- Jason Bartel
Fowler Park and Cunningham Field – San Diego Toreros
Photos by Jason Bartel, Stadium Journey
Stadium Info FANFARE Score: 3.43
Fowler Park and Cunningham Field
5998 Alcala Park
San Diego, CA 92110
Fowler Park and Cunningham Field website
Year Opened: 2013
Fun Times with the Toreros and Fowler Park
Since 2013, one of the top baseball programs in the West Coast Conference, the San Diego Toreros, has called Fowler Park and Cunningham Field their home. Located on the hilly USD campus, the stadium is designed to take advantage of the local topography, filling in a cliff with a state-of-the-art baseball facility.
The Toreros have found recent success in college baseball, qualifying for the NCAA Tournament in about half of their seasons since 2002. Moving into Fowler Park was a big step for the program, adding a brand new clubhouse, training area, and batting cages, all right there next to the playing field. It also adds to the overall architecture found on the USD campus, with its Spanish mission-style buildings, and a dorm located beyond the right field that adds to that.
Fowler Park is part of the USD Sports Complex, which also includes basketball’s Jenny Craig Pavilion, football’s Torero Stadium, along with the school’s soccer field and other facilities.
In the San Diego sports scene, Fowler Park probably goes under the radar compared to, say, San Diego State’s facilities. But it should not go overlooked with what it offers baseball fans of all ages.
Food & Beverage 4
With Fowler Park’s homey feel, there is just one concession stand location that’s needed, and it is behind home plate along the main concourse. It has a ton of options to offer fans though.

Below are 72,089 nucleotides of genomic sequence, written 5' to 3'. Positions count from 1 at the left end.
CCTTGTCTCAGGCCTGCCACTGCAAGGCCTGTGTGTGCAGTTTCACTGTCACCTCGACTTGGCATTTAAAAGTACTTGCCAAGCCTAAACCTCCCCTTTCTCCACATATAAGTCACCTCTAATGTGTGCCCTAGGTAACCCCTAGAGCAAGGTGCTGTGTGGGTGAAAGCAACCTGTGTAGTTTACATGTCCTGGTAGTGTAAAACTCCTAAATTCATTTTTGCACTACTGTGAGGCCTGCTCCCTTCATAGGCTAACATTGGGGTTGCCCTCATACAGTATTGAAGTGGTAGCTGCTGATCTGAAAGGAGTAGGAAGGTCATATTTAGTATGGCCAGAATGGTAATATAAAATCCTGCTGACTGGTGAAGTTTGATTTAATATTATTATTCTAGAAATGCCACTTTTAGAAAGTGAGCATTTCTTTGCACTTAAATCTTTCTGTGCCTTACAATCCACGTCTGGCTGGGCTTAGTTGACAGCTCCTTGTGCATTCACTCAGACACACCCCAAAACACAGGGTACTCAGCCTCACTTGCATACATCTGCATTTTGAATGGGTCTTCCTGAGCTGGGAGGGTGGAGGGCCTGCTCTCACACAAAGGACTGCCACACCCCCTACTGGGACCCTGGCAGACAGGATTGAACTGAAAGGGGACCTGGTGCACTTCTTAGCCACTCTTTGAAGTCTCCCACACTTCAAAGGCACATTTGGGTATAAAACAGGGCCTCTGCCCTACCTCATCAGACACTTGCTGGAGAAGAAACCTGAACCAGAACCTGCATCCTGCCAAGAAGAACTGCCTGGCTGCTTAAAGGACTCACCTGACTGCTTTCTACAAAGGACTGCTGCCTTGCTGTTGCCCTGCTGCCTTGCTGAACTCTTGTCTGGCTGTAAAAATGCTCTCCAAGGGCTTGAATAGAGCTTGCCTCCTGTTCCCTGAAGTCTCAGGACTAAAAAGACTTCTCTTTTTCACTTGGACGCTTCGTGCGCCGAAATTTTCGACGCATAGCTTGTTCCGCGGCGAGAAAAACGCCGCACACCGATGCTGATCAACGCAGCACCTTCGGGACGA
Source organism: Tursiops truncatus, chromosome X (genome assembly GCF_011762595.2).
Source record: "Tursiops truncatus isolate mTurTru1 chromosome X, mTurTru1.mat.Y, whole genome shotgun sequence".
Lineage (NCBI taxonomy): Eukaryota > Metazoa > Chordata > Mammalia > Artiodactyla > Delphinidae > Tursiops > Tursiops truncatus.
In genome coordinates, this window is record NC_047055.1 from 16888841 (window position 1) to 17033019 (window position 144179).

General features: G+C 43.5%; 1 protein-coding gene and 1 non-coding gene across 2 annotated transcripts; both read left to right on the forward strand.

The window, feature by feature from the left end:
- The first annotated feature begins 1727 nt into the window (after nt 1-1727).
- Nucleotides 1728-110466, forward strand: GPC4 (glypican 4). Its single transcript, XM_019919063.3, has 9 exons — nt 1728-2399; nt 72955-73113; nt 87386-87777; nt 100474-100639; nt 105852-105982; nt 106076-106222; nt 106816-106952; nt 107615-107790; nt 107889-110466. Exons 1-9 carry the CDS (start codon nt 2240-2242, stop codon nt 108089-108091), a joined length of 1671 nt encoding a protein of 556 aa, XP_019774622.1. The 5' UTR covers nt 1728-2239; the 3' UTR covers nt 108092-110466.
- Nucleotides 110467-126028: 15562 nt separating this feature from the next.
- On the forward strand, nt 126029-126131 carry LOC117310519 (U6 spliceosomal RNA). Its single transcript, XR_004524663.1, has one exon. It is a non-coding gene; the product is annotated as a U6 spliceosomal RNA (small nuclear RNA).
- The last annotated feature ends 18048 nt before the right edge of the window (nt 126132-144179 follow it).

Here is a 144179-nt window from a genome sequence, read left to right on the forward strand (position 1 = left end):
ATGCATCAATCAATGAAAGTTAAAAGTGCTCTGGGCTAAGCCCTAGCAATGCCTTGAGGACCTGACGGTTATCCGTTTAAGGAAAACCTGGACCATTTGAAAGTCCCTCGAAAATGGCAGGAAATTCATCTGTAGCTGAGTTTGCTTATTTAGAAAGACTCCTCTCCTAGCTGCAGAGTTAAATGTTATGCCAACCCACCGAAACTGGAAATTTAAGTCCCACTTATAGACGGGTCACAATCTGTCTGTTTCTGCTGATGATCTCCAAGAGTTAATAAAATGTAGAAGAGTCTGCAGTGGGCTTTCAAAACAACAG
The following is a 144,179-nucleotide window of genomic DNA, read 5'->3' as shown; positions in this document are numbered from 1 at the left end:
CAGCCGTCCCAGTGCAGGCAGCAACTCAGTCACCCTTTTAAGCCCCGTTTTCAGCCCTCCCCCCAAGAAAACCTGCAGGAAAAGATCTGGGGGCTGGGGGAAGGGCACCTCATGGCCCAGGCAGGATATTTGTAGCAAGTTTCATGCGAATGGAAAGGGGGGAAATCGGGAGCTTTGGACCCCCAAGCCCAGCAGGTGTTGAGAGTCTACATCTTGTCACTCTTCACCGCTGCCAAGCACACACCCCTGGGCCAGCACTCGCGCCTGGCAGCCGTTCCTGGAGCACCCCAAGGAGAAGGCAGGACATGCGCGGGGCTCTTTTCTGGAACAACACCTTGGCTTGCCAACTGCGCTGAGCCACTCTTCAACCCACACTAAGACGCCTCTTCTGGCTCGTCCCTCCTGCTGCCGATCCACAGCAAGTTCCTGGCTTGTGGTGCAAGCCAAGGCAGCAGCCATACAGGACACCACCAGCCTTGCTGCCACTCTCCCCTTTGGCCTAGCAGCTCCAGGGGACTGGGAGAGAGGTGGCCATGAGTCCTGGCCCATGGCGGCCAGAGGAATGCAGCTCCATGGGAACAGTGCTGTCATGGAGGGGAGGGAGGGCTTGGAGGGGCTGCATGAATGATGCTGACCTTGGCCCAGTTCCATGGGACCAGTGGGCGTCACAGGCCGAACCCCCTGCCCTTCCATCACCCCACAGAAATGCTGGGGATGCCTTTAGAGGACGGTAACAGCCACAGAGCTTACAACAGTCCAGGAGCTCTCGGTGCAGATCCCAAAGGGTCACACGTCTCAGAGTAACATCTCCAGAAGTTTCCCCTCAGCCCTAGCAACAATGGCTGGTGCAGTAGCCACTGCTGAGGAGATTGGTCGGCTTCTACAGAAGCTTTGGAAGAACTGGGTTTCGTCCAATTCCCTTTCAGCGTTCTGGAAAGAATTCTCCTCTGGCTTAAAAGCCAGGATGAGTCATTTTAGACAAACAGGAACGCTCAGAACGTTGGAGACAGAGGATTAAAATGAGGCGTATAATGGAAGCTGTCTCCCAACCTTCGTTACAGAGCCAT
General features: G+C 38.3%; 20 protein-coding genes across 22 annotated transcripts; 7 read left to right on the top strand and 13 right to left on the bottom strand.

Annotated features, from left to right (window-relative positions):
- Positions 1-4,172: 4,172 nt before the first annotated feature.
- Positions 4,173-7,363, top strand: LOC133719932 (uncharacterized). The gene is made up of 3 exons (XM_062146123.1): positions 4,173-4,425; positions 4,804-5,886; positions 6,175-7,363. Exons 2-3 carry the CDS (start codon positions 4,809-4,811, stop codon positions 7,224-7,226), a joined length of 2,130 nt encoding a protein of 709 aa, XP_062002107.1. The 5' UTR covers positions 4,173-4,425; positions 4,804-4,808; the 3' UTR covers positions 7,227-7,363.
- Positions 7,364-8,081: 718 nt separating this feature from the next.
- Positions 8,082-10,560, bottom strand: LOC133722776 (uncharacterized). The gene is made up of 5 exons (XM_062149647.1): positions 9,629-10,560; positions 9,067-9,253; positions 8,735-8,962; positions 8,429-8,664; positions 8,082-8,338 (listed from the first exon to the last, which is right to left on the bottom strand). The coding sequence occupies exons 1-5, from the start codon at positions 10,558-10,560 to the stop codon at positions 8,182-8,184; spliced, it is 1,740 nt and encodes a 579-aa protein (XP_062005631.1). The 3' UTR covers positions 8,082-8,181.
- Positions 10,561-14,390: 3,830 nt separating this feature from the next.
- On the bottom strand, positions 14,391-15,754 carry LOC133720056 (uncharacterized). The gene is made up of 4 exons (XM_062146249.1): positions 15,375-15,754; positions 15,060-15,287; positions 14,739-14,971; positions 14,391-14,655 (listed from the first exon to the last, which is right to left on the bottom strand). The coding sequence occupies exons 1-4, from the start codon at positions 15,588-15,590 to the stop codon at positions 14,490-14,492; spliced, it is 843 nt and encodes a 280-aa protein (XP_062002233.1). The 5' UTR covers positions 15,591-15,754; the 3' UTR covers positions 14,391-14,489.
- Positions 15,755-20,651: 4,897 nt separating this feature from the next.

Of course, you’ll be able to find your typical ballpark fare of hot dogs, hamburgers, popcorn, pretzels, and sodas (Coca-Cola products). All of these run anywhere from $3-$6. For these, you can combo them with a side of fries for an extra dollar.
The BAT sandwich, which includes bacon, avocado, tomato, and lettuce is probably the signature item of the ballpark. You can get that for $8. For the same price, you could go for the pulled pork sandwich, which also has slaw.
When in San Diego, one might feel the need to get some fish tacos ($9 for two). Or since this is California, there are a couple of salad options available for fans as well.
You really can’t go wrong with any of the options available, and it’s such a diverse selection for a college ballpark that only has one concession stand.
Fowler Park, just like the rest of the University of San Diego campus, is an artistic masterpiece when it comes to architecture. The ballpark is built into the side of a cliff, giving fans a perspective they can’t get at many other college ballparks. And on clear days, you’ll be able to peer out over the hills into Mission Bay.